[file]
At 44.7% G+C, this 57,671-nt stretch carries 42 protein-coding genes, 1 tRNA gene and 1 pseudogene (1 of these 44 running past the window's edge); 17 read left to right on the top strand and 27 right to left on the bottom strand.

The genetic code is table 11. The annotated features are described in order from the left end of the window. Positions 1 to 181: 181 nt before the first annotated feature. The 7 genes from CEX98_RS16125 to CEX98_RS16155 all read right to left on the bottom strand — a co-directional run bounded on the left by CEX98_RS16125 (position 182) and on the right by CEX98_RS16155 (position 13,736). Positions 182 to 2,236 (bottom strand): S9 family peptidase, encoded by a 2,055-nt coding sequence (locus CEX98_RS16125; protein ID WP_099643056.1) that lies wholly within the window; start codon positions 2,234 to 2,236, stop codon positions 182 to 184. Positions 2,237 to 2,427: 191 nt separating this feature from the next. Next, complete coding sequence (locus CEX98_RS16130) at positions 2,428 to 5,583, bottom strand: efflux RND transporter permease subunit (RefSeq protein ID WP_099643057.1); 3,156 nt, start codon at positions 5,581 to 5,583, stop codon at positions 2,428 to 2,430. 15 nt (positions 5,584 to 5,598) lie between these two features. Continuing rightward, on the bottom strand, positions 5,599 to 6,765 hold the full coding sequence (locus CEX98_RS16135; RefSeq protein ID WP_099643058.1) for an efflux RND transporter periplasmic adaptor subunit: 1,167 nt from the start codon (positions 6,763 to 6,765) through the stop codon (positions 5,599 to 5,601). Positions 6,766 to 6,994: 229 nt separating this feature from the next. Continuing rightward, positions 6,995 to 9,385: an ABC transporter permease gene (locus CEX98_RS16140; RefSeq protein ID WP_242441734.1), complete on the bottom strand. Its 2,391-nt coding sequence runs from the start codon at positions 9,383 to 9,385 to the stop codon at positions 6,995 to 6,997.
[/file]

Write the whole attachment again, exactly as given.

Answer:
At 44.7% G+C, this 57,671-nt stretch carries 42 protein-coding genes, 1 tRNA gene and 1 pseudogene (1 of these 44 running past the window's edge); 17 read left to right on the top strand and 27 right to left on the bottom strand.

The genetic code is table 11. The annotated features are described in order from the left end of the window. Positions 1 to 181: 181 nt before the first annotated feature. The 7 genes from CEX98_RS16125 to CEX98_RS16155 all read right to left on the bottom strand — a co-directional run bounded on the left by CEX98_RS16125 (position 182) and on the right by CEX98_RS16155 (position 13,736). Positions 182 to 2,236 (bottom strand): S9 family peptidase, encoded by a 2,055-nt coding sequence (locus CEX98_RS16125; protein ID WP_099643056.1) that lies wholly within the window; start codon positions 2,234 to 2,236, stop codon positions 182 to 184. Positions 2,237 to 2,427: 191 nt separating this feature from the next. Next, complete coding sequence (locus CEX98_RS16130) at positions 2,428 to 5,583, bottom strand: efflux RND transporter permease subunit (RefSeq protein ID WP_099643057.1); 3,156 nt, start codon at positions 5,581 to 5,583, stop codon at positions 2,428 to 2,430. 15 nt (positions 5,584 to 5,598) lie between these two features. Continuing rightward, on the bottom strand, positions 5,599 to 6,765 hold the full coding sequence (locus CEX98_RS16135; RefSeq protein ID WP_099643058.1) for an efflux RND transporter periplasmic adaptor subunit: 1,167 nt from the start codon (positions 6,763 to 6,765) through the stop codon (positions 5,599 to 5,601). Positions 6,766 to 6,994: 229 nt separating this feature from the next. Continuing rightward, positions 6,995 to 9,385: an ABC transporter permease gene (locus CEX98_RS16140; RefSeq protein ID WP_242441734.1), complete on the bottom strand. Its 2,391-nt coding sequence runs from the start codon at positions 9,383 to 9,385 to the stop codon at positions 6,995 to 6,997.